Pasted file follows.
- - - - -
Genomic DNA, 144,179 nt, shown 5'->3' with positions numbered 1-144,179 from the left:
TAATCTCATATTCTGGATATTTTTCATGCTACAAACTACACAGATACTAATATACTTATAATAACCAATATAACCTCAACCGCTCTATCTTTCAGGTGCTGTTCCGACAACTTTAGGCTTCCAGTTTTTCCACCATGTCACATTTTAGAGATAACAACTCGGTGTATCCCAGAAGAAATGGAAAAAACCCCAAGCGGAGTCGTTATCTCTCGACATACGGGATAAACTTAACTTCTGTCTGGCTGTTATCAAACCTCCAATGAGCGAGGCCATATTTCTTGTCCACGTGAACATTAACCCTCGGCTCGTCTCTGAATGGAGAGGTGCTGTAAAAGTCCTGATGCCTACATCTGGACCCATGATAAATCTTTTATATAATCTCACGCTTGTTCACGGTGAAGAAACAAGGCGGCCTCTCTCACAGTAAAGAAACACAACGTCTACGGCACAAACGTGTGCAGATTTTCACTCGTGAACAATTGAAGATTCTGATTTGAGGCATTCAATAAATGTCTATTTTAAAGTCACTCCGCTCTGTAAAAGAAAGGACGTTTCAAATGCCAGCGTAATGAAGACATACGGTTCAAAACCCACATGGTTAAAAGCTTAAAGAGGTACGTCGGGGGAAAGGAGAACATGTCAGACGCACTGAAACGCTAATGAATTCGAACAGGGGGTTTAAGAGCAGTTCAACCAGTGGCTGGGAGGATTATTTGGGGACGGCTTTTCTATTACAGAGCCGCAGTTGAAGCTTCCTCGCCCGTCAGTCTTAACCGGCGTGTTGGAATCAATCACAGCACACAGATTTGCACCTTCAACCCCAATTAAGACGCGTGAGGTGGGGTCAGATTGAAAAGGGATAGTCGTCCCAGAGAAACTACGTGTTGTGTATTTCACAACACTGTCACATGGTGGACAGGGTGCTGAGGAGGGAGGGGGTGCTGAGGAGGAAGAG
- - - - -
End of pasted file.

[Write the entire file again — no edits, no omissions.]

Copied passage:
Genomic DNA, 144,179 nt, shown 5'->3' with positions numbered 1-144,179 from the left:
TAATCTCATATTCTGGATATTTTTCATGCTACAAACTACACAGATACTAATATACTTATAATAACCAATATAACCTCAACCGCTCTATCTTTCAGGTGCTGTTCCGACAACTTTAGGCTTCCAGTTTTTCCACCATGTCACATTTTAGAGATAACAACTCGGTGTATCCCAGAAGAAATGGAAAAAACCCCAAGCGGAGTCGTTATCTCTCGACATACGGGATAAACTTAACTTCTGTCTGGCTGTTATCAAACCTCCAATGAGCGAGGCCATATTTCTTGTCCACGTGAACATTAACCCTCGGCTCGTCTCTGAATGGAGAGGTGCTGTAAAAGTCCTGATGCCTACATCTGGACCCATGATAAATCTTTTATATAATCTCACGCTTGTTCACGGTGAAGAAACAAGGCGGCCTCTCTCACAGTAAAGAAACACAACGTCTACGGCACAAACGTGTGCAGATTTTCACTCGTGAACAATTGAAGATTCTGATTTGAGGCATTCAATAAATGTCTATTTTAAAGTCACTCCGCTCTGTAAAAGAAAGGACGTTTCAAATGCCAGCGTAATGAAGACATACGGTTCAAAACCCACATGGTTAAAAGCTTAAAGAGGTACGTCGGGGGAAAGGAGAACATGTCAGACGCACTGAAACGCTAATGAATTCGAACAGGGGGTTTAAGAGCAGTTCAACCAGTGGCTGGGAGGATTATTTGGGGACGGCTTTTCTATTACAGAGCCGCAGTTGAAGCTTCCTCGCCCGTCAGTCTTAACCGGCGTGTTGGAATCAATCACAGCACACAGATTTGCACCTTCAACCCCAATTAAGACGCGTGAGGTGGGGTCAGATTGAAAAGGGATAGTCGTCCCAGAGAAACTACGTGTTGTGTATTTCACAACACTGTCACATGGTGGACAGGGTGCTGAGGAGGGAGGGGGTGCTGAGGAGGAAGAG